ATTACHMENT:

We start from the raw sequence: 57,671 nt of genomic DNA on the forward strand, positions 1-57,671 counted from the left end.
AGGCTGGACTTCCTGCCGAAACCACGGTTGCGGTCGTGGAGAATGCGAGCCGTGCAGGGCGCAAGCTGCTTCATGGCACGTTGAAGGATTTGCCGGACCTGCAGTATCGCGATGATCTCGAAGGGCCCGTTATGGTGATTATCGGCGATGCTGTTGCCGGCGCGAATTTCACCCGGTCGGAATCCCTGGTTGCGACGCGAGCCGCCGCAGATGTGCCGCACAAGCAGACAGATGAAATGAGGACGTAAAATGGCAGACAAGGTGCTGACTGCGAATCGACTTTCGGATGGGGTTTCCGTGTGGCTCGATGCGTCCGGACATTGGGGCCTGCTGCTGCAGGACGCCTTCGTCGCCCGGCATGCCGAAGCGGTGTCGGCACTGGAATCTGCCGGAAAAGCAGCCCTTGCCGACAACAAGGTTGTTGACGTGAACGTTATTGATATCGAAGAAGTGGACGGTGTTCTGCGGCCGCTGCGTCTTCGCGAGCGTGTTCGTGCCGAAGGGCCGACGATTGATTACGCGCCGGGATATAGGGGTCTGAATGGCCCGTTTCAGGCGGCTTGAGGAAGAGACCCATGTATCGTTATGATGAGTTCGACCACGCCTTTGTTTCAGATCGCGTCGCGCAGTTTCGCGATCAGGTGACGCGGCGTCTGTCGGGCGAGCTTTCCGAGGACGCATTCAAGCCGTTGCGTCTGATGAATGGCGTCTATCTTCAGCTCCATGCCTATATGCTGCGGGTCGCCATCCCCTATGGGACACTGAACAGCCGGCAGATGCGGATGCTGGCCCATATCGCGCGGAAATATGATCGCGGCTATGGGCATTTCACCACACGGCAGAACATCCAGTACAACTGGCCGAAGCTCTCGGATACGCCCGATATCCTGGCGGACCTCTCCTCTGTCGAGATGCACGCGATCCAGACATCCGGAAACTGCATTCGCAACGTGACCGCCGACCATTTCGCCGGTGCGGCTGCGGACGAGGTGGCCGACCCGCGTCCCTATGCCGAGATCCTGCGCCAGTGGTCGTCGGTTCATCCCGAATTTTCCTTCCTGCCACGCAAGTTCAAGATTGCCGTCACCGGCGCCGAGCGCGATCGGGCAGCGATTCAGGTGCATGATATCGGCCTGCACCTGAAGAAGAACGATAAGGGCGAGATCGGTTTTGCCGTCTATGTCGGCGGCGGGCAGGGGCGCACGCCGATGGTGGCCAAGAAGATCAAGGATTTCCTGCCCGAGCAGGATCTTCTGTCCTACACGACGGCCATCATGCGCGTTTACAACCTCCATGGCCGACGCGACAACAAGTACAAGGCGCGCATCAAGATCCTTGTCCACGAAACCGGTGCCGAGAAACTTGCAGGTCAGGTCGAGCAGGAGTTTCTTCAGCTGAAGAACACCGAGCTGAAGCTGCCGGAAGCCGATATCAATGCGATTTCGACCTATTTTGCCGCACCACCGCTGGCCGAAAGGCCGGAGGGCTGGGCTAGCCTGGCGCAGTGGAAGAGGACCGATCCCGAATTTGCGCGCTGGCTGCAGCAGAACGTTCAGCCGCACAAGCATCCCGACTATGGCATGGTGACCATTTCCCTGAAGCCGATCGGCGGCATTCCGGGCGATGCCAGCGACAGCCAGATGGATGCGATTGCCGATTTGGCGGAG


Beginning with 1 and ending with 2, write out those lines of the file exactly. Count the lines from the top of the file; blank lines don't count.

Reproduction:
We start from the raw sequence: 57,671 nt of genomic DNA on the forward strand, positions 1-57,671 counted from the left end.
AGGCTGGACTTCCTGCCGAAACCACGGTTGCGGTCGTGGAGAATGCGAGCCGTGCAGGGCGCAAGCTGCTTCATGGCACGTTGAAGGATTTGCCGGACCTGCAGTATCGCGATGATCTCGAAGGGCCCGTTATGGTGATTATCGGCGATGCTGTTGCCGGCGCGAATTTCACCCGGTCGGAATCCCTGGTTGCGACGCGAGCCGCCGCAGATGTGCCGCACAAGCAGACAGATGAAATGAGGACGTAAAATGGCAGACAAGGTGCTGACTGCGAATCGACTTTCGGATGGGGTTTCCGTGTGGCTCGATGCGTCCGGACATTGGGGCCTGCTGCTGCAGGACGCCTTCGTCGCCCGGCATGCCGAAGCGGTGTCGGCACTGGAATCTGCCGGAAAAGCAGCCCTTGCCGACAACAAGGTTGTTGACGTGAACGTTATTGATATCGAAGAAGTGGACGGTGTTCTGCGGCCGCTGCGTCTTCGCGAGCGTGTTCGTGCCGAAGGGCCGACGATTGATTACGCGCCGGGATATAGGGGTCTGAATGGCCCGTTTCAGGCGGCTTGAGGAAGAGACCCATGTATCGTTATGATGAGTTCGACCACGCCTTTGTTTCAGATCGCGTCGCGCAGTTTCGCGATCAGGTGACGCGGCGTCTGTCGGGCGAGCTTTCCGAGGACGCATTCAAGCCGTTGCGTCTGATGAATGGCGTCTATCTTCAGCTCCATGCCTATATGCTGCGGGTCGCCATCCCCTATGGGACACTGAACAGCCGGCAGATGCGGATGCTGGCCCATATCGCGCGGAAATATGATCGCGGCTATGGGCATTTCACCACACGGCAGAACATCCAGTACAACTGGCCGAAGCTCTCGGATACGCCCGATATCCTGGCGGACCTCTCCTCTGTCGAGATGCACGCGATCCAGACATCCGGAAACTGCATTCGCAACGTGACCGCCGACCATTTCGCCGGTGCGGCTGCGGACGAGGTGGCCGACCCGCGTCCCTATGCCGAGATCCTGCGCCAGTGGTCGTCGGTTCATCCCGAATTTTCCTTCCTGCCACGCAAGTTCAAGATTGCCGTCACCGGCGCCGAGCGCGATCGGGCAGCGATTCAGGTGCATGATATCGGCCTGCACCTGAAGAAGAACGATAAGGGCGAGATCGGTTTTGCCGTCTATGTCGGCGGCGGGCAGGGGCGCACGCCGATGGTGGCCAAGAAGATCAAGGATTTCCTGCCCGAGCAGGATCTTCTGTCCTACACGACGGCCATCATGCGCGTTTACAACCTCCATGGCCGACGCGACAACAAGTACAAGGCGCGCATCAAGATCCTTGTCCACGAAACCGGTGCCGAGAAACTTGCAGGTCAGGTCGAGCAGGAGTTTCTTCAGCTGAAGAACACCGAGCTGAAGCTGCCGGAAGCCGATATCAATGCGATTTCGACCTATTTTGCCGCACCACCGCTGGCCGAAAGGCCGGAGGGCTGGGCTAGCCTGGCGCAGTGGAAGAGGACCGATCCCGAATTTGCGCGCTGGCTGCAGCAGAACGTTCAGCCGCACAAGCATCCCGACTATGGCATGGTGACCATTTCCCTGAAGCCGATCGGCGGCATTCCGGGCGATGCCAGCGACAGCCAGATGGATGCGATTGCCGATTTGGCGGAG